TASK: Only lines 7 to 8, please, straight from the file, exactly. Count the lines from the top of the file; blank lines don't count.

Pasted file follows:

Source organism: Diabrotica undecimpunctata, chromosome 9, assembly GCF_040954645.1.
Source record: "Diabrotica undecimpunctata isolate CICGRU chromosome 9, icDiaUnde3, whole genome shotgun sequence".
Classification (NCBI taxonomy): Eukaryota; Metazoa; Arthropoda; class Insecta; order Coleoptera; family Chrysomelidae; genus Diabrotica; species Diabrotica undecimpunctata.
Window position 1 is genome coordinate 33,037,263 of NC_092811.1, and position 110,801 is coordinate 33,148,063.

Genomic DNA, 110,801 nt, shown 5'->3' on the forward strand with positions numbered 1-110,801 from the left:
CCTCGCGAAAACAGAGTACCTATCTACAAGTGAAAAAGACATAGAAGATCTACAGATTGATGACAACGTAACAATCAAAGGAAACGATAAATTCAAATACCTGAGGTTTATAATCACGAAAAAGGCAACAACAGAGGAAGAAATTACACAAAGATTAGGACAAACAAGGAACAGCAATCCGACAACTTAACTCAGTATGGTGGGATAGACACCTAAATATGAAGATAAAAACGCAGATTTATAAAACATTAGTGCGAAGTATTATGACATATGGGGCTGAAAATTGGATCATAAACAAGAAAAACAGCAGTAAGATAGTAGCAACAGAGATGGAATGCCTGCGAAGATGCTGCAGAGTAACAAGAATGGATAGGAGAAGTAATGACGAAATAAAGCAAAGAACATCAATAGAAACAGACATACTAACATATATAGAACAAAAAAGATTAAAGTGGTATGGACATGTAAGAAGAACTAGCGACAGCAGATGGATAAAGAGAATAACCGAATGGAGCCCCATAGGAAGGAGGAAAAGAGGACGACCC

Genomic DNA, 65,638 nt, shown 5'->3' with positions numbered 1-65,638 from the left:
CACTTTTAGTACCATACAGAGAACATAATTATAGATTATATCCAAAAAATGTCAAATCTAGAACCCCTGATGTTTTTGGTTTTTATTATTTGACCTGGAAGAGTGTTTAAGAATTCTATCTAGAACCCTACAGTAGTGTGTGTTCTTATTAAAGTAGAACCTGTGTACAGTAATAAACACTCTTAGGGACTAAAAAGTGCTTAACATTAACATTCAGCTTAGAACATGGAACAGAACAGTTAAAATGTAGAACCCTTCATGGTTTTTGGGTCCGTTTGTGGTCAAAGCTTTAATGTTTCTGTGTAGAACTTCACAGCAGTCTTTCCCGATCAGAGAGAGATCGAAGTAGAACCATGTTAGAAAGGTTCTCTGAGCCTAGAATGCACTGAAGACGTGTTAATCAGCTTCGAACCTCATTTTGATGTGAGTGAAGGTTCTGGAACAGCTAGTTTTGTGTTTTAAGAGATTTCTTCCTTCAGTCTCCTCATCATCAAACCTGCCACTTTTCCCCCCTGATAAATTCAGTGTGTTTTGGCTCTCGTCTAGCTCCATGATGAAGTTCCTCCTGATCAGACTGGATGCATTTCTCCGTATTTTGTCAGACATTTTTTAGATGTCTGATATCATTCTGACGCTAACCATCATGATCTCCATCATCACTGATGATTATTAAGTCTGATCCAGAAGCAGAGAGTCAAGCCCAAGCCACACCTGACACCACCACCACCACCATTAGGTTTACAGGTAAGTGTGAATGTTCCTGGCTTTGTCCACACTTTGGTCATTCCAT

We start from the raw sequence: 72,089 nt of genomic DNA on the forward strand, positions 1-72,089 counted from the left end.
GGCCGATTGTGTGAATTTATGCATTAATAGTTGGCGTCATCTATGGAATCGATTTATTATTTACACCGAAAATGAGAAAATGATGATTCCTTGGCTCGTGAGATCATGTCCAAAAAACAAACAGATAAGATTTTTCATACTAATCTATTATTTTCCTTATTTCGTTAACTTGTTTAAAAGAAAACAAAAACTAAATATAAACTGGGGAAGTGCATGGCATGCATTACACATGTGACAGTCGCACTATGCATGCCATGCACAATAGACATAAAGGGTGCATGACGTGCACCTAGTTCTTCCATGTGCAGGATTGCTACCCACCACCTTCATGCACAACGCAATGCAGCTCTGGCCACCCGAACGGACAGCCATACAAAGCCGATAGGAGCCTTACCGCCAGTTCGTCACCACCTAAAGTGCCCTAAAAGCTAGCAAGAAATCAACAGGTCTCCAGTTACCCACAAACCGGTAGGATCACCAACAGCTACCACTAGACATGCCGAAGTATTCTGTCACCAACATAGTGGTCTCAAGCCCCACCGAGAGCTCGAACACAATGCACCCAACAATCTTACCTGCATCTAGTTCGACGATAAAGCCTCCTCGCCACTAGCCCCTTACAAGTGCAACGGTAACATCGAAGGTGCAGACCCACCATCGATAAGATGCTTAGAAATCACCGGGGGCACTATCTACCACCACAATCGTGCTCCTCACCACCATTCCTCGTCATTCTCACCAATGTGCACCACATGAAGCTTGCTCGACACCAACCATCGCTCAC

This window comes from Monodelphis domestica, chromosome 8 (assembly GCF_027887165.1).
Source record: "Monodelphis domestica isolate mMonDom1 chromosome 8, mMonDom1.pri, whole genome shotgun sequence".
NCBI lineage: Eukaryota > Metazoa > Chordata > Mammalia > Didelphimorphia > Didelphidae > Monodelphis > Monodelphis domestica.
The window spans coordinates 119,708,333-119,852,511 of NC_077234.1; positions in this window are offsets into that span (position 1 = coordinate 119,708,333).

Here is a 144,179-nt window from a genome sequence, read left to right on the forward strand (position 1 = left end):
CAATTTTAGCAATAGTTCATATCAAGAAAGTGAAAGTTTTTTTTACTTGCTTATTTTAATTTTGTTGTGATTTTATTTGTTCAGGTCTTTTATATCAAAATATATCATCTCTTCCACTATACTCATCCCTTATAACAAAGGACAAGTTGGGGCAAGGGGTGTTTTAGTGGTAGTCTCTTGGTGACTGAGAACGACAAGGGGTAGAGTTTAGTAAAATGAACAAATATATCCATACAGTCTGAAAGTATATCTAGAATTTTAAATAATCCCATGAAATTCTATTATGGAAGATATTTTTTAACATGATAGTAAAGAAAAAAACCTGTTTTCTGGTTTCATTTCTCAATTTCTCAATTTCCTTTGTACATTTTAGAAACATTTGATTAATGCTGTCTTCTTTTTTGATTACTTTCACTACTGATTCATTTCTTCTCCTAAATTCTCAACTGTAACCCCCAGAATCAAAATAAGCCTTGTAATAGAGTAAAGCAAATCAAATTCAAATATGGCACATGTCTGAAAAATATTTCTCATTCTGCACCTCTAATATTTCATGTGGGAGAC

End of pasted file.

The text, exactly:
Genomic DNA, 65,638 nt, shown 5'->3' with positions numbered 1-65,638 from the left:
CACTTTTAGTACCATACAGAGAACATAATTATAGATTATATCCAAAAAATGTCAAATCTAGAACCCCTGATGTTTTTGGTTTTTATTATTTGACCTGGAAGAGTGTTTAAGAATTCTATCTAGAACCCTACAGTAGTGTGTGTTCTTATTAAAGTAGAACCTGTGTACAGTAATAAACACTCTTAGGGACTAAAAAGTGCTTAACATTAACATTCAGCTTAGAACATGGAACAGAACAGTTAAAATGTAGAACCCTTCATGGTTTTTGGGTCCGTTTGTGGTCAAAGCTTTAATGTTTCTGTGTAGAACTTCACAGCAGTCTTTCCCGATCAGAGAGAGATCGAAGTAGAACCATGTTAGAAAGGTTCTCTGAGCCTAGAATGCACTGAAGACGTGTTAATCAGCTTCGAACCTCATTTTGATGTGAGTGAAGGTTCTGGAACAGCTAGTTTTGTGTTTTAAGAGATTTCTTCCTTCAGTCTCCTCATCATCAAACCTGCCACTTTTCCCCCCTGATAAATTCAGTGTGTTTTGGCTCTCGTCTAGCTCCATGATGAAGTTCCTCCTGATCAGACTGGATGCATTTCTCCGTATTTTGTCAGACATTTTTTAGATGTCTGATATCATTCTGACGCTAACCATCATGATCTCCATCATCACTGATGATTATTAAGTCTGATCCAGAAGCAGAGAGTCAAGCCCAAGCCACACCTGACACCACCACCACCACCATTAGGTTTACAGGTAAGTGTGAATGTTCCTGGCTTTGTCCACACTTTGGTCATTCCAT